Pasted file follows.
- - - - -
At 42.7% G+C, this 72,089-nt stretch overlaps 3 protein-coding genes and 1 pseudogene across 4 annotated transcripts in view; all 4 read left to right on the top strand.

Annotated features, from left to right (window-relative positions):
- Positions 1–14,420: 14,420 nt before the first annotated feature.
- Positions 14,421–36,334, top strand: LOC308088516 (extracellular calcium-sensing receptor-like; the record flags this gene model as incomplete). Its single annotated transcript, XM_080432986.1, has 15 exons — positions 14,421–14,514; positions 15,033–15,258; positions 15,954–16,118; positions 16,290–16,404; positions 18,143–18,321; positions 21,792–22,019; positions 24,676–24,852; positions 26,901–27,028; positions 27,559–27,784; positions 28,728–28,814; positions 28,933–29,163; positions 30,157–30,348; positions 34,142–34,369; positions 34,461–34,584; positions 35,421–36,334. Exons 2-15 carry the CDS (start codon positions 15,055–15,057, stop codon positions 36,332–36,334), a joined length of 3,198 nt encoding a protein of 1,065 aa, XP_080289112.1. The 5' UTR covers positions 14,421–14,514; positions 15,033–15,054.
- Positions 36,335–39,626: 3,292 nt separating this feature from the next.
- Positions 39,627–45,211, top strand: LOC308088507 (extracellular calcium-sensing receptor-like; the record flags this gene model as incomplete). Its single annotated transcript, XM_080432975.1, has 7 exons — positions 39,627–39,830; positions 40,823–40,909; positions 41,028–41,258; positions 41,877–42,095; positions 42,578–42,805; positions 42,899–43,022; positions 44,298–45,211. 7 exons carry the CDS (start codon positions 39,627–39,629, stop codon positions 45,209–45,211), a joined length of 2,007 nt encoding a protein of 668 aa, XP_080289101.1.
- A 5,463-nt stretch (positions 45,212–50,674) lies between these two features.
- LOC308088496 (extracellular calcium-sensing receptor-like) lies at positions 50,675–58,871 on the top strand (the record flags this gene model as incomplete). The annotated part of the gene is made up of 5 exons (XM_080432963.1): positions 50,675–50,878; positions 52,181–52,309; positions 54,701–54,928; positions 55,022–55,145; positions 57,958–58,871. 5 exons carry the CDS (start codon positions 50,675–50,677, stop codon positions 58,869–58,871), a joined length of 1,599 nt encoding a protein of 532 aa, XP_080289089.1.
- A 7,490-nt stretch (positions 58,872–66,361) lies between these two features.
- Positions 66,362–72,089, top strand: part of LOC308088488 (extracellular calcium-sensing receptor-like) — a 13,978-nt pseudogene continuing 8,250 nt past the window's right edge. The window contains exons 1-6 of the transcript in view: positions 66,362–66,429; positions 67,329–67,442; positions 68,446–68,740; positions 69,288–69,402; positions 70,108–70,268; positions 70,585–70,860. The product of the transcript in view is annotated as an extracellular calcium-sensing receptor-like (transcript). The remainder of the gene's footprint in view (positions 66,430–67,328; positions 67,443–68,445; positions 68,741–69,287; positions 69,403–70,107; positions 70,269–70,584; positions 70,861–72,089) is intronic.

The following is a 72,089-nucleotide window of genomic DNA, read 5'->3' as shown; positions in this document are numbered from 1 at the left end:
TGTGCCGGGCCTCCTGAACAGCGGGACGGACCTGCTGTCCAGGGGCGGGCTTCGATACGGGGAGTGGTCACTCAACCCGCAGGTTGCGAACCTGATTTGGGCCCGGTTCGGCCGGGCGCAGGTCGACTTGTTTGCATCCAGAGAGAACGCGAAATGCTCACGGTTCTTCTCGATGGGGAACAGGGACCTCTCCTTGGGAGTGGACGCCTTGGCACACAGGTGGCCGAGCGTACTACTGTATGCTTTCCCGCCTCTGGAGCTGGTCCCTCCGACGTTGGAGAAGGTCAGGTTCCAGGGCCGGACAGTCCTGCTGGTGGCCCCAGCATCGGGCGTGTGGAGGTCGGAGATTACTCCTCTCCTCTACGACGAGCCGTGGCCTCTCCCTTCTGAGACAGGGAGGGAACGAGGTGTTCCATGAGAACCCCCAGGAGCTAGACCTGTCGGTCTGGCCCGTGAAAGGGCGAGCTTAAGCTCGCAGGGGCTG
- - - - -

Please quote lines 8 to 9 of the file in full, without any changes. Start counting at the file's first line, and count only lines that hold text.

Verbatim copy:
- LOC308088496 (extracellular calcium-sensing receptor-like) lies at positions 50,675–58,871 on the top strand (the record flags this gene model as incomplete). The annotated part of the gene is made up of 5 exons (XM_080432963.1): positions 50,675–50,878; positions 52,181–52,309; positions 54,701–54,928; positions 55,022–55,145; positions 57,958–58,871. 5 exons carry the CDS (start codon positions 50,675–50,677, stop codon positions 58,869–58,871), a joined length of 1,599 nt encoding a protein of 532 aa, XP_080289089.1.
- A 7,490-nt stretch (positions 58,872–66,361) lies between these two features.